The Evil Machine

by Thomas Hurley

If you really loved your child, you would never let them go anywhere near the internet until they were at least 20 years old and had already developed their own personality. Looking at anything online is basically the same equivalent as driving a rusty iron spike into your brain. It’s only just now that we have come to realize the mental damage of giving someone unrestricted and easy access to all knowledge known to mankind, especially at a young and impressionable age.

I only got my first cell phone in seventh grade, and I am still recovering from that. The biggest problem with the internet is that it’s billions upon billions of artificial experiences that the brain is unable to distinguish from reality, especially a younger brain. Each image you view or person you interact with isn’t actually there in front of you, but your brain still produces the dopamine as if it’s really happening. Spend long enough online, and the things you see and do there will start to feel more real than your life. I think this is what people mean when they describe someone as “extremely online.” These “extremely online” characters are often insufferable to deal with, as they have no ability to hold a normal human interaction. They’re often rude and uncomfortable to be around because people on the internet can be mean to another without consequence, while people in real life can’t. They obsess over things that are completely alien and meaningless to other people, because the internet allows a bunch of niche autistic losers who would never meet in real life to congregate and be autistic together. These people may think that online interaction is a legitimate form of socialization, but then they actually talk to a person in real life and realize just what an incompentant freak they are.

It goes without saying that I used to be extremely online. I spent a crucial phase in my life hooked on internet interactions and living vicariously through other losers online. This was around 2012-2013, which was also a really terrible time to be online. Before the corporations realized they could make money off the internet, the nerds and freaks basically had free run of the place. Imagine the internet today, but every single website is Reddit. The lunatics truly ran the asylum, but they weren’t cool lunatics. I was probably the least cool person to be using the internet at that time. Imagine every cringe-worthy joke, every shitty digital comic, everything you were embarrassed to laugh at. That was basically me. Combine that with the vast amount of pornography to be found online, and you have a recipe for disaster. I was annoying and rude and smelly and ugly and poorly socialized. You know that HP Lovecraft story about the tiara that turns people into monsters the longer they wear it? That’s basically what the internet does to children. It morphs them from functioning humans into warped misanthropes with no sense of reality. These little goblins become too autistic to hold a normal conversation, and so they turn to the internet to cope. The internet makes them more twisted, and the cycle repeats until you either kill yourself or your parents kick you out of their basement. It doesn’t even matter who you are, the internet corrupts all the same. Normal girls quickly become vapid e-girls who need attention from random beta males to get them through life. Honestly, the same thing can happen to men, too. People can end up falling down a weird rabbit hole of disgusting sexual fetishes and completely lose their ability to form a healthy relationship. It doesn’t matter what kind of person you start out as, the internet always makes you a worse one.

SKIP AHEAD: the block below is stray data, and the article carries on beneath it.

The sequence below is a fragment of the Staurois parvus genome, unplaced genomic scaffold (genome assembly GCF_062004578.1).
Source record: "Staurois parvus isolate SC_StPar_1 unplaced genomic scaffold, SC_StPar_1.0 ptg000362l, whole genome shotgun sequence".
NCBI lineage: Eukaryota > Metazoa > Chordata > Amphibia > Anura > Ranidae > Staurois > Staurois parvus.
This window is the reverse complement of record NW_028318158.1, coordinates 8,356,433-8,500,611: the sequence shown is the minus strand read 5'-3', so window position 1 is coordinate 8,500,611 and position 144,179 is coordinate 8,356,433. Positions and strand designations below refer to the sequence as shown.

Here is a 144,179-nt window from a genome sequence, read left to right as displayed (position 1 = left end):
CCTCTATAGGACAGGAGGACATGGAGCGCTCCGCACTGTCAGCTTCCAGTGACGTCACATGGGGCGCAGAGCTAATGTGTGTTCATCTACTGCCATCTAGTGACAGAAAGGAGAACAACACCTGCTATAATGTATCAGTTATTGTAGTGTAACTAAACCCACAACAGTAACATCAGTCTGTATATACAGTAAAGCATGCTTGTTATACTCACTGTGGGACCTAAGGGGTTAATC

Fortunately, several major events occured in my life to shift my perspective. The nature of these events aren’t important here, but overcoming a personal issue can almost always help make you a wiser person. Nowadays I use the internet mostly to communicate with my real-life friends and share content to enlighten the masses. The interactions I have and the things I do in real life are so much more worthwhile than any online tomfoolery. As you do things in your life that are meaningful, the internet and its twisted temptations lose their power. It’s just a hollow facade of cheap entertainment. It’s the digital version of an anglerfish using bright flashing lights to lure in prey.

In a way, I’m almost glad I was extremely online in my youth, because I learned early on just how awful and unfulfilling that lifestyle is. Some people don’t realize that until they’re adults who already squandered their youth, some don’t ever realize it. I now know first hand that extremely online people are often just obnoxious pricks. When I look back on memories of that time in my life, my blood boils and my body shakes and the tips of my ears turn red. I’m way more healthy and athletic now than I was then. I could easily demolish my past self in single combat. I’m talking about brutal annihilation, bones cracking and blood gushing out in hot torrents. When it’s inside a cocoon, a caterpillar’s entire body breaks down into goo so it can re-form into a butterfly. Hopefully you understand the metaphor here. Don’t ever let you or someone you love become extremely online.

Thomas Hurley

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